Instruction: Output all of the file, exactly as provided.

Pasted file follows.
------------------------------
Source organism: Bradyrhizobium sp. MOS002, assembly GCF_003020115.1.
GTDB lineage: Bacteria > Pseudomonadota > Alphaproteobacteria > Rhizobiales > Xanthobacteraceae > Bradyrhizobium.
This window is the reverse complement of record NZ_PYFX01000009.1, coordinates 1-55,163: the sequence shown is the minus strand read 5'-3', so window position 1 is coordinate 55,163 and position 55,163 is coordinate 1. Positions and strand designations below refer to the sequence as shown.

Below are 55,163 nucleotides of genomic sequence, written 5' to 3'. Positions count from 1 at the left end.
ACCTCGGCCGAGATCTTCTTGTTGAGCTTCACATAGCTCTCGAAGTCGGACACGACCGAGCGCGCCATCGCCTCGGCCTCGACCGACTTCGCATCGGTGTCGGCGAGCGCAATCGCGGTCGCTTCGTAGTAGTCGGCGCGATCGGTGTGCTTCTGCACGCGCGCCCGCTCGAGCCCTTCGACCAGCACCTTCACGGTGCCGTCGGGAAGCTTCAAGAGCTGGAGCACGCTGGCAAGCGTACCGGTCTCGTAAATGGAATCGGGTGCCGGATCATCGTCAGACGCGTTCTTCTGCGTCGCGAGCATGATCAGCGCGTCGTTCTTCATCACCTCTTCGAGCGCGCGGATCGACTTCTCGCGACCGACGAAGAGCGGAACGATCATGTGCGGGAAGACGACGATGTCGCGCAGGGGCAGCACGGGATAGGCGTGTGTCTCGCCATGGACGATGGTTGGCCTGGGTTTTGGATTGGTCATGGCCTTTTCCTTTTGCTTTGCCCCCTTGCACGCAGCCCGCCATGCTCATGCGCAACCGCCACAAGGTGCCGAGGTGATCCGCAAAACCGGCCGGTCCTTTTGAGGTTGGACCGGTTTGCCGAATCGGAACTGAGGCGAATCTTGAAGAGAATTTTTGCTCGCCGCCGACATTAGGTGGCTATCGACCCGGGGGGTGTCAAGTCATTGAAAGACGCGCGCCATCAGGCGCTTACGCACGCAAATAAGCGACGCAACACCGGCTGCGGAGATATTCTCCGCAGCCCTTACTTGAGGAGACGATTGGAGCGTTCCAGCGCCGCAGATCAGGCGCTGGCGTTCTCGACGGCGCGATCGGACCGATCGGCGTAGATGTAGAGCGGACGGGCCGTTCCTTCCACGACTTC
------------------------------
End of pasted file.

Source organism: Bradyrhizobium sp. MOS002, assembly GCF_003020115.1.
GTDB lineage: Bacteria > Pseudomonadota > Alphaproteobacteria > Rhizobiales > Xanthobacteraceae > Bradyrhizobium.
This window is the reverse complement of record NZ_PYFX01000009.1, coordinates 1-55,163: the sequence shown is the minus strand read 5'-3', so window position 1 is coordinate 55,163 and position 55,163 is coordinate 1. Positions and strand designations below refer to the sequence as shown.

Below are 55,163 nucleotides of genomic sequence, written 5' to 3'. Positions count from 1 at the left end.
ACCTCGGCCGAGATCTTCTTGTTGAGCTTCACATAGCTCTCGAAGTCGGACACGACCGAGCGCGCCATCGCCTCGGCCTCGACCGACTTCGCATCGGTGTCGGCGAGCGCAATCGCGGTCGCTTCGTAGTAGTCGGCGCGATCGGTGTGCTTCTGCACGCGCGCCCGCTCGAGCCCTTCGACCAGCACCTTCACGGTGCCGTCGGGAAGCTTCAAGAGCTGGAGCACGCTGGCAAGCGTACCGGTCTCGTAAATGGAATCGGGTGCCGGATCATCGTCAGACGCGTTCTTCTGCGTCGCGAGCATGATCAGCGCGTCGTTCTTCATCACCTCTTCGAGCGCGCGGATCGACTTCTCGCGACCGACGAAGAGCGGAACGATCATGTGCGGGAAGACGACGATGTCGCGCAGGGGCAGCACGGGATAGGCGTGTGTCTCGCCATGGACGATGGTTGGCCTGGGTTTTGGATTGGTCATGGCCTTTTCCTTTTGCTTTGCCCCCTTGCACGCAGCCCGCCATGCTCATGCGCAACCGCCACAAGGTGCCGAGGTGATCCGCAAAACCGGCCGGTCCTTTTGAGGTTGGACCGGTTTGCCGAATCGGAACTGAGGCGAATCTTGAAGAGAATTTTTGCTCGCCGCCGACATTAGGTGGCTATCGACCCGGGGGGTGTCAAGTCATTGAAAGACGCGCGCCATCAGGCGCTTACGCACGCAAATAAGCGACGCAACACCGGCTGCGGAGATATTCTCCGCAGCCCTTACTTGAGGAGACGATTGGAGCGTTCCAGCGCCGCAGATCAGGCGCTGGCGTTCTCGACGGCGCGATCGGACCGATCGGCGTAGATGTAGAGCGGACGGGCCGTTCCTTCCACGACTTC